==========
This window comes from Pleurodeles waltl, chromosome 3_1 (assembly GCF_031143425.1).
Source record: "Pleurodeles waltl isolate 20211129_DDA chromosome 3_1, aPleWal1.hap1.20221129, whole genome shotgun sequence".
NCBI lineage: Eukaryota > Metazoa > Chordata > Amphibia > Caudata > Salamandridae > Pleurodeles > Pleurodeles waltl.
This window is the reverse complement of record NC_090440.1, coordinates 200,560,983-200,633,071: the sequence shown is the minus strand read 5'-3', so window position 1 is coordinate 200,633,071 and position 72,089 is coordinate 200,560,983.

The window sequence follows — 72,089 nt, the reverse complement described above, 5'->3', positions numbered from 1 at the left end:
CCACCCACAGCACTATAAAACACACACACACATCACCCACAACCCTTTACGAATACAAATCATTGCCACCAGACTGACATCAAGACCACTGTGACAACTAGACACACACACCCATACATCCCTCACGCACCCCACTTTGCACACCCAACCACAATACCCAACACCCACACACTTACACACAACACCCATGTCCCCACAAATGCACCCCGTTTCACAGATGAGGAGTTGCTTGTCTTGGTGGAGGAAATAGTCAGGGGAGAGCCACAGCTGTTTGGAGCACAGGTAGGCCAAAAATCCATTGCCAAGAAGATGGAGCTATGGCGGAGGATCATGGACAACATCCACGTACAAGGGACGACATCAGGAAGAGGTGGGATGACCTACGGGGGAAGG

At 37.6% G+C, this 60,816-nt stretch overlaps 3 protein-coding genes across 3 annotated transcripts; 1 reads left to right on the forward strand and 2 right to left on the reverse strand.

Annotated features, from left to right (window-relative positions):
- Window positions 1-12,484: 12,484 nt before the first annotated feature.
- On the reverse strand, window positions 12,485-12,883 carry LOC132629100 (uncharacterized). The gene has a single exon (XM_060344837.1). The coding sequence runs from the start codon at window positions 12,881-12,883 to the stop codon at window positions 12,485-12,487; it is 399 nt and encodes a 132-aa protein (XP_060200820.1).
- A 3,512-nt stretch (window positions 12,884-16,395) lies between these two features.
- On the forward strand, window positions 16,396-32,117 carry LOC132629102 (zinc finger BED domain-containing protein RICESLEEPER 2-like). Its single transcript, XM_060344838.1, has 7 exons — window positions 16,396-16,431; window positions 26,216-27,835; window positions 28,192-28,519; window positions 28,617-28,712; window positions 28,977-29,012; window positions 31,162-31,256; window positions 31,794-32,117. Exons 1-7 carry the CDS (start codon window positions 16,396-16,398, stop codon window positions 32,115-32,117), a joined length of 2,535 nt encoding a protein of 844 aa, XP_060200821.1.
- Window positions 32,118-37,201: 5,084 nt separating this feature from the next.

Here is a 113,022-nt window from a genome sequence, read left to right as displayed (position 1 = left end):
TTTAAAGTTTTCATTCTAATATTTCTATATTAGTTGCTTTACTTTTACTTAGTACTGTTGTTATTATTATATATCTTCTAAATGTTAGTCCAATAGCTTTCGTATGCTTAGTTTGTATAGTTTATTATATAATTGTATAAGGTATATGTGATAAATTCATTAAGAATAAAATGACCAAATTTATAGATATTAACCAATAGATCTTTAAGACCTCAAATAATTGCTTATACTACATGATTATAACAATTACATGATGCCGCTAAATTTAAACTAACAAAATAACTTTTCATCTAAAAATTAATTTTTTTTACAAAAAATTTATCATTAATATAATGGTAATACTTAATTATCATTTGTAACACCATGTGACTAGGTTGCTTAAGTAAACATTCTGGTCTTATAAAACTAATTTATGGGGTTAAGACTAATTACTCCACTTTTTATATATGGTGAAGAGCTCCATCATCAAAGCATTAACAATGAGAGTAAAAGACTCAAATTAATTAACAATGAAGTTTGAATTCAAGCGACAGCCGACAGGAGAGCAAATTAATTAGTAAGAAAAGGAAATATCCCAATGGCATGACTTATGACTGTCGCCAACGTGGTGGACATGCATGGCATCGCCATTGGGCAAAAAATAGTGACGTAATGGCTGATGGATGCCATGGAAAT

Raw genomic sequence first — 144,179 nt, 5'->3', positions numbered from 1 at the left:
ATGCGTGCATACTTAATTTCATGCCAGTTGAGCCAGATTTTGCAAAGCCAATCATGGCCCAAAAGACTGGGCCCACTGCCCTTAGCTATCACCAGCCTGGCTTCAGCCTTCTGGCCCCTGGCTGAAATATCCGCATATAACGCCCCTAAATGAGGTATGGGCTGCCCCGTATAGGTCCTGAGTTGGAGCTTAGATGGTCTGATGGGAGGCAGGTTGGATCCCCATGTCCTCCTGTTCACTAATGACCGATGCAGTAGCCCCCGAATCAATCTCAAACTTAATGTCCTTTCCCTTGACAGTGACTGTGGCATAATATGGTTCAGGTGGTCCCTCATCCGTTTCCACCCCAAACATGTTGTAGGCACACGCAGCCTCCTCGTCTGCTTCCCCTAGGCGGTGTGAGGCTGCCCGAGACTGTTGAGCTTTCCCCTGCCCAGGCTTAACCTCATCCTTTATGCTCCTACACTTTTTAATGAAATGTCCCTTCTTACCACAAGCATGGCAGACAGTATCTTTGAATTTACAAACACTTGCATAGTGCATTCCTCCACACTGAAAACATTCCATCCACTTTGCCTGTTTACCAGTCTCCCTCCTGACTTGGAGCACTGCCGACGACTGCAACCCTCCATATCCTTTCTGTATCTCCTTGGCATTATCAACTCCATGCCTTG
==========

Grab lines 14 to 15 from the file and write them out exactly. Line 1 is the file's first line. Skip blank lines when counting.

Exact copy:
Here is a 113,022-nt window from a genome sequence, read left to right as displayed (position 1 = left end):
TTTAAAGTTTTCATTCTAATATTTCTATATTAGTTGCTTTACTTTTACTTAGTACTGTTGTTATTATTATATATCTTCTAAATGTTAGTCCAATAGCTTTCGTATGCTTAGTTTGTATAGTTTATTATATAATTGTATAAGGTATATGTGATAAATTCATTAAGAATAAAATGACCAAATTTATAGATATTAACCAATAGATCTTTAAGACCTCAAATAATTGCTTATACTACATGATTATAACAATTACATGATGCCGCTAAATTTAAACTAACAAAATAACTTTTCATCTAAAAATTAATTTTTTTTACAAAAAATTTATCATTAATATAATGGTAATACTTAATTATCATTTGTAACACCATGTGACTAGGTTGCTTAAGTAAACATTCTGGTCTTATAAAACTAATTTATGGGGTTAAGACTAATTACTCCACTTTTTATATATGGTGAAGAGCTCCATCATCAAAGCATTAACAATGAGAGTAAAAGACTCAAATTAATTAACAATGAAGTTTGAATTCAAGCGACAGCCGACAGGAGAGCAAATTAATTAGTAAGAAAAGGAAATATCCCAATGGCATGACTTATGACTGTCGCCAACGTGGTGGACATGCATGGCATCGCCATTGGGCAAAAAATAGTGACGTAATGGCTGATGGATGCCATGGAAAT